Summary: Dee (short for Defiance) lives with her midwife grandmother in small town Ontario just after World War I has ended. Gifted with a second sight that involves seeing ghosts, Dee becomes involved in a murder investigation when the bones of a good friend are discovered on Price’s Mountain. Evil is haunting the town as more girls die, but Dee is the only one who can see it. Working against the growing suspicion of the townspeople, Dee tries to unravel the mystery of who is committing the murders, but when an obviously innocent man is arrested, Dee must step up her efforts. In the process she learns terrible truths about her absent mother, and the father she has never known.
Number of Pages: 273
Age Range: 13-15
Review: Barbara Haworth-Attard is a beautiful writer. I love how she makes the landscape of her book, Haunted, come alive with vivid descriptions and exquisite, vibrant word choices. It’s the perfect backdrop for equally vibrant and strong-willed characters Defiance and Gran, granddaughter and grandmother locked in a somewhat contentious relationship further aggravated by the absence of Defiance’s mother.
Gran is a holder of secrets and a believer in the old ways of doing things. A midwife who has delivered many of the townspeople, she is adjusting to the turn toward modern medicine and women preferring to have their babies delivered by doctors. Able to see the future at times, she uses her gift to help those she cares for.
Defiance has dreams of being a nurse, though her grandmother would prefer for her to be a midwife as well. She is a comforting presence to those in her Gran’s care, but because of their special gifts of having the second sight they seem to be targets whenever something goes wrong in the community.
Haunted is a well-paced, suspenseful mystery with paranormal elements, and clues that reveal who the killer is as well as other plot twists if the reader is willing to decipher them. But it’s also more than that. Reading Haworth-Attard’s book was like stepping into a community of people with complex motivations and relationships, just trying to do their best after the horrors of war and an influenza outbreak. Still, my favourite part was the development of Defiance and Gran’s relationship, and how they go from being related to being family.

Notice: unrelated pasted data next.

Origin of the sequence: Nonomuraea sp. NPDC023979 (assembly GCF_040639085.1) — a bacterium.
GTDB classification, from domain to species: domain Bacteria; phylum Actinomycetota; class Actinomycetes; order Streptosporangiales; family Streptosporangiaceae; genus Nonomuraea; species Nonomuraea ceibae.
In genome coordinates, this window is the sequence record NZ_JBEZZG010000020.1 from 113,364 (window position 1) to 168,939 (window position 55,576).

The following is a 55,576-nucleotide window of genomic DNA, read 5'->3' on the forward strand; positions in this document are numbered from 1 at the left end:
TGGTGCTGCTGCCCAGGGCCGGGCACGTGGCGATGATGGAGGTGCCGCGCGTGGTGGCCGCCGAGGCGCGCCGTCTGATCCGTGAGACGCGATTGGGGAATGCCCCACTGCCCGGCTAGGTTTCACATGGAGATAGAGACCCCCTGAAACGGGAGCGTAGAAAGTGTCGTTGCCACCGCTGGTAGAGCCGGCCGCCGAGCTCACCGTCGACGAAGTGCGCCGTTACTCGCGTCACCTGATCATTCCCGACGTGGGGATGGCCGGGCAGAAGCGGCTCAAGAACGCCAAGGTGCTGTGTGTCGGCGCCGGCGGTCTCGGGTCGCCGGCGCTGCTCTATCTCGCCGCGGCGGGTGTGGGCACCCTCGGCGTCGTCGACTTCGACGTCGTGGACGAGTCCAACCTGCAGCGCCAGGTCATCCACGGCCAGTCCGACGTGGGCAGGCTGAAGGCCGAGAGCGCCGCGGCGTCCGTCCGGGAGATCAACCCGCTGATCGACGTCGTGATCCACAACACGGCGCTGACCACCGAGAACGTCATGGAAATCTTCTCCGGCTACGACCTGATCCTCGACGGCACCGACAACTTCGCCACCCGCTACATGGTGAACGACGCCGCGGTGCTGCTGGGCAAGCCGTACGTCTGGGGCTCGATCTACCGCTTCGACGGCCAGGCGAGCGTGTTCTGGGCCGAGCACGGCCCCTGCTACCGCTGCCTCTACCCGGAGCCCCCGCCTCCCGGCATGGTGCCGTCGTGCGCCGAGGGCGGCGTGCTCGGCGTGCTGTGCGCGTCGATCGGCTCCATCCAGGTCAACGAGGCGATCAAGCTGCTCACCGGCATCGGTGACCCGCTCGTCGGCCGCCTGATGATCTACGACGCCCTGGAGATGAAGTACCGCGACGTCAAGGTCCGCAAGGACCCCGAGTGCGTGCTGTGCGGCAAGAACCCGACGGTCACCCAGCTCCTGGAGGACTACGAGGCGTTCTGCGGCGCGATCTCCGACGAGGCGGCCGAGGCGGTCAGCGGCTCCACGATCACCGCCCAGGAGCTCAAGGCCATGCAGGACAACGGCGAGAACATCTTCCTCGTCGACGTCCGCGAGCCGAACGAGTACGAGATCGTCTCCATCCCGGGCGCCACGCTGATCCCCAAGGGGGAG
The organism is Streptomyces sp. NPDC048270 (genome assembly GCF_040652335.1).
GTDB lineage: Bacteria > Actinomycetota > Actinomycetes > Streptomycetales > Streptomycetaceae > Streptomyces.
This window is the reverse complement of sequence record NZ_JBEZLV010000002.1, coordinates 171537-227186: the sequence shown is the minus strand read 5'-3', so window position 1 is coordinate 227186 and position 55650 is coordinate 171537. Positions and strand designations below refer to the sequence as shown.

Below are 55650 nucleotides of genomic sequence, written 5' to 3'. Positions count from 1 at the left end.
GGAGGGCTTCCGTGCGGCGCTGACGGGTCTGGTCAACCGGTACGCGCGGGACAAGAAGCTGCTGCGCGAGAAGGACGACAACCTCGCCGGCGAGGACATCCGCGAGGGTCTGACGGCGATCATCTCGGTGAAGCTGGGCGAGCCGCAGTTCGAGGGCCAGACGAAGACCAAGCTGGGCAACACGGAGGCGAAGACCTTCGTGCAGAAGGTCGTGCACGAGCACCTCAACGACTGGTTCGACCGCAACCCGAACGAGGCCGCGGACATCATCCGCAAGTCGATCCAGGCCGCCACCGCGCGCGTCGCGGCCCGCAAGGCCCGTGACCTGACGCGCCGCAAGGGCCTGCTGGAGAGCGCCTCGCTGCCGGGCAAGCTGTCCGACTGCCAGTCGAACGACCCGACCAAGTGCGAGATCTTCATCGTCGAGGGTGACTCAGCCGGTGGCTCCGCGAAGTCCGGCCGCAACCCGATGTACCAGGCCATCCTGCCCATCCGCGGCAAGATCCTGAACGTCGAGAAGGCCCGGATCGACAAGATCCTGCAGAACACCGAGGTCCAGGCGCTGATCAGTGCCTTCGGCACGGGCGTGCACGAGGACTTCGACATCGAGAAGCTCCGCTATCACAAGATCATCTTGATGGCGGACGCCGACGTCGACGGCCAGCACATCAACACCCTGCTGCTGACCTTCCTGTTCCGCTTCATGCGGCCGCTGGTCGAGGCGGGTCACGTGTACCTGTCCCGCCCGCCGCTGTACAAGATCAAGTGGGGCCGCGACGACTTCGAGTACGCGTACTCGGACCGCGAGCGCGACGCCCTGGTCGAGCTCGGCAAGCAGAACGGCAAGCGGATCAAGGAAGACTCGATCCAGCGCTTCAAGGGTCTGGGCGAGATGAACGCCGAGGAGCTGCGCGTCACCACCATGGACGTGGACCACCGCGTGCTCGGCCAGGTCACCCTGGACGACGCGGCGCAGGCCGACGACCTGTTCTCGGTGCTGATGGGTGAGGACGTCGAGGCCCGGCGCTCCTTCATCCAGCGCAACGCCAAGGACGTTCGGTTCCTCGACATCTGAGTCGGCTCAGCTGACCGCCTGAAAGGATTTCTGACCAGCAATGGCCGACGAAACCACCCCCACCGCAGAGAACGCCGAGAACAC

As you can see from the memorable quotes that I chose, Clarence was my favourite character. He provided great insight to the experience of war and I felt that he and Defiance would have made a good match for each other.
It was a smooth, page-turning read that I thoroughly enjoyed.
“Morning mist blotted out the blaze of yellowed oaks and reddened maples on the lower slopes, though crimson patches appeared here and there where the sun’s warm rays had poked holes in the white curtain.” – from Haunted by Barbara Haworth-Attard, page 4
“‘That’s good of him. There’s not much work around for those soldiers coming home,’ Clarence said. The blue of his eyes deepened with anger. ‘People seem to resent the fact we came back at all. They resent that soldiers need jobs and help. I saw a newspaper the other day that called the war ‘an international unpleasantness.’ I guess that makes it easier for people. It’s easier to think someone lost a leg in an international unpleasantness rather than in a war. You don’t owe that someone quite so much when it’s an unpleasantness.; He spat out his bitterness.” – Clarence from Haunted by Barbara Haworth-Attard, page 88
“Clarence sat silent for a moment, his hands hanging between his knees, head bent. ‘Do you know who the wounded and the dying call for?’
Dee shook her head.
‘Their mothers. We were just boys over there. Playing at being men, yet when we were hurt or dying, we wanted out mothers. And the real men, the grown ones, the officers who planned the battles? They sat safe in their tents or their offices, behind the lines, and ordered those boys over the top to be gunned down. Those men didn’t see the death. They didn’t hear the boys crying for their mothers, so they just kept sending us out. Maybe if they’d heard . . .'” – Clarence from Haunted by Barbara Haworth-Attard, page 130
“He paused, and then said, ‘I wasn’t one of those, Dee. I wasn’t one of those who liked to kill. I had to in order to survive, but I didn’t like it. I’d get ill afterward. With each life I took, a little bit of me died, too, but I took comfort in that. I even welcomed those small deaths of mine. At least it let me know that I was still a decent person.’ Clarence shook his head and looked away.” – Clarence from Haunted by Barbara Haworth-Attard, page 174
Haunted by Barbara Haworth-Attard is published by HarperTrophy Canada, (2009).